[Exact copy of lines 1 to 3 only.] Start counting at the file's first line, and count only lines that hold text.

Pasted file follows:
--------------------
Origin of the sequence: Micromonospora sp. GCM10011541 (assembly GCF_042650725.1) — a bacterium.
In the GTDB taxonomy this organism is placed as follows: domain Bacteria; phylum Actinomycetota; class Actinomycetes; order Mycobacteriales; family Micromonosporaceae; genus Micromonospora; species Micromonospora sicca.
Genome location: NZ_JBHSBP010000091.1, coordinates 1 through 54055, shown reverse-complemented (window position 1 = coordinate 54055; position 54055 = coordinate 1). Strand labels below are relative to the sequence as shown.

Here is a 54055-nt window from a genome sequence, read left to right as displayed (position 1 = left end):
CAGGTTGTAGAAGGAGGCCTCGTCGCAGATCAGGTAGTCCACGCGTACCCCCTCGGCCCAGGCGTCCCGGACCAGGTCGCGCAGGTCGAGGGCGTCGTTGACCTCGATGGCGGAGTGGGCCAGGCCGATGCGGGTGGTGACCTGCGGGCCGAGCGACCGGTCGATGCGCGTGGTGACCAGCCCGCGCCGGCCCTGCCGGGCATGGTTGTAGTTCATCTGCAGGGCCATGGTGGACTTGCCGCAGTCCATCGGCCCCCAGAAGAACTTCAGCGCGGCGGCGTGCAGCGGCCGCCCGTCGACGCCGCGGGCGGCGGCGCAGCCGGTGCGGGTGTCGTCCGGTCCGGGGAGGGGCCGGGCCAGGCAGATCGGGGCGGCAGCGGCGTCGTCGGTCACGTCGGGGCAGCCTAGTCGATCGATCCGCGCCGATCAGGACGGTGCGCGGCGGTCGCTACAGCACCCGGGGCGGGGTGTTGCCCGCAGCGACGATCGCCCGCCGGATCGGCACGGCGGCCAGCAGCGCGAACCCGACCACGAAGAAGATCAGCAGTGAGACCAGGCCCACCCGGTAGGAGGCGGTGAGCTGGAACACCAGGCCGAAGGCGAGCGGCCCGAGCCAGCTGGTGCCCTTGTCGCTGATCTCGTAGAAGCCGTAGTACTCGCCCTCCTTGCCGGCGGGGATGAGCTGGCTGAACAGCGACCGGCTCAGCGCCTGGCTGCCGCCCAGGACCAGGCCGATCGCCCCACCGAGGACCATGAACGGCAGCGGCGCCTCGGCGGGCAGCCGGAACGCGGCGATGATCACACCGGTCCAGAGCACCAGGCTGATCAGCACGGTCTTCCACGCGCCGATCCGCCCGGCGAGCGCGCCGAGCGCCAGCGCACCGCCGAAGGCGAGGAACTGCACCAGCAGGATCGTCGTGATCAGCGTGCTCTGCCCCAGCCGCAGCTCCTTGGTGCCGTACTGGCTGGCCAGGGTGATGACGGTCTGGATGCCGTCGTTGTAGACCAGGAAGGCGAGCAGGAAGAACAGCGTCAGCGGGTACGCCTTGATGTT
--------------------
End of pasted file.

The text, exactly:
Origin of the sequence: Micromonospora sp. GCM10011541 (assembly GCF_042650725.1) — a bacterium.
In the GTDB taxonomy this organism is placed as follows: domain Bacteria; phylum Actinomycetota; class Actinomycetes; order Mycobacteriales; family Micromonosporaceae; genus Micromonospora; species Micromonospora sicca.
Genome location: NZ_JBHSBP010000091.1, coordinates 1 through 54055, shown reverse-complemented (window position 1 = coordinate 54055; position 54055 = coordinate 1). Strand labels below are relative to the sequence as shown.